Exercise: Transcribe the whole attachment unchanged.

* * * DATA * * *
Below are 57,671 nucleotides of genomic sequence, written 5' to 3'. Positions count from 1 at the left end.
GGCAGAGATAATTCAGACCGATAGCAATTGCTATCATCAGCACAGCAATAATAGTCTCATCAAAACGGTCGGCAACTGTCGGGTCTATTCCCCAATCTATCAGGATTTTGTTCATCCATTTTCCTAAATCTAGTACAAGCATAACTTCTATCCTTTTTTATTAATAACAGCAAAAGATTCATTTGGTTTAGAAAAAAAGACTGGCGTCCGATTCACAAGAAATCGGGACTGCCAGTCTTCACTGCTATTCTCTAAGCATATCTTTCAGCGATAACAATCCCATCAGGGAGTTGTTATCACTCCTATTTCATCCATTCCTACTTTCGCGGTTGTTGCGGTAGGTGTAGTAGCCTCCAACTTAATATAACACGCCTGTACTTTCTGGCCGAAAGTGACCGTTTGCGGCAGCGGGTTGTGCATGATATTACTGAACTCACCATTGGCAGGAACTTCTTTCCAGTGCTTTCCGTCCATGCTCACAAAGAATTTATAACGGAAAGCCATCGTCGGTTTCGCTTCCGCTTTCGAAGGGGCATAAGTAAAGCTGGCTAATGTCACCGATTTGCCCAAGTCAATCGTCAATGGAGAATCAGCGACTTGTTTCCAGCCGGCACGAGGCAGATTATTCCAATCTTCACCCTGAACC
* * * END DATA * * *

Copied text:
Below are 57,671 nucleotides of genomic sequence, written 5' to 3'. Positions count from 1 at the left end.
GGCAGAGATAATTCAGACCGATAGCAATTGCTATCATCAGCACAGCAATAATAGTCTCATCAAAACGGTCGGCAACTGTCGGGTCTATTCCCCAATCTATCAGGATTTTGTTCATCCATTTTCCTAAATCTAGTACAAGCATAACTTCTATCCTTTTTTATTAATAACAGCAAAAGATTCATTTGGTTTAGAAAAAAAGACTGGCGTCCGATTCACAAGAAATCGGGACTGCCAGTCTTCACTGCTATTCTCTAAGCATATCTTTCAGCGATAACAATCCCATCAGGGAGTTGTTATCACTCCTATTTCATCCATTCCTACTTTCGCGGTTGTTGCGGTAGGTGTAGTAGCCTCCAACTTAATATAACACGCCTGTACTTTCTGGCCGAAAGTGACCGTTTGCGGCAGCGGGTTGTGCATGATATTACTGAACTCACCATTGGCAGGAACTTCTTTCCAGTGCTTTCCGTCCATGCTCACAAAGAATTTATAACGGAAAGCCATCGTCGGTTTCGCTTCCGCTTTCGAAGGGGCATAAGTAAAGCTGGCTAATGTCACCGATTTGCCCAAGTCAATCGTCAATGGAGAATCAGCGACTTGTTTCCAGCCGGCACGAGGCAGATTATTCCAATCTTCACCCTGAACC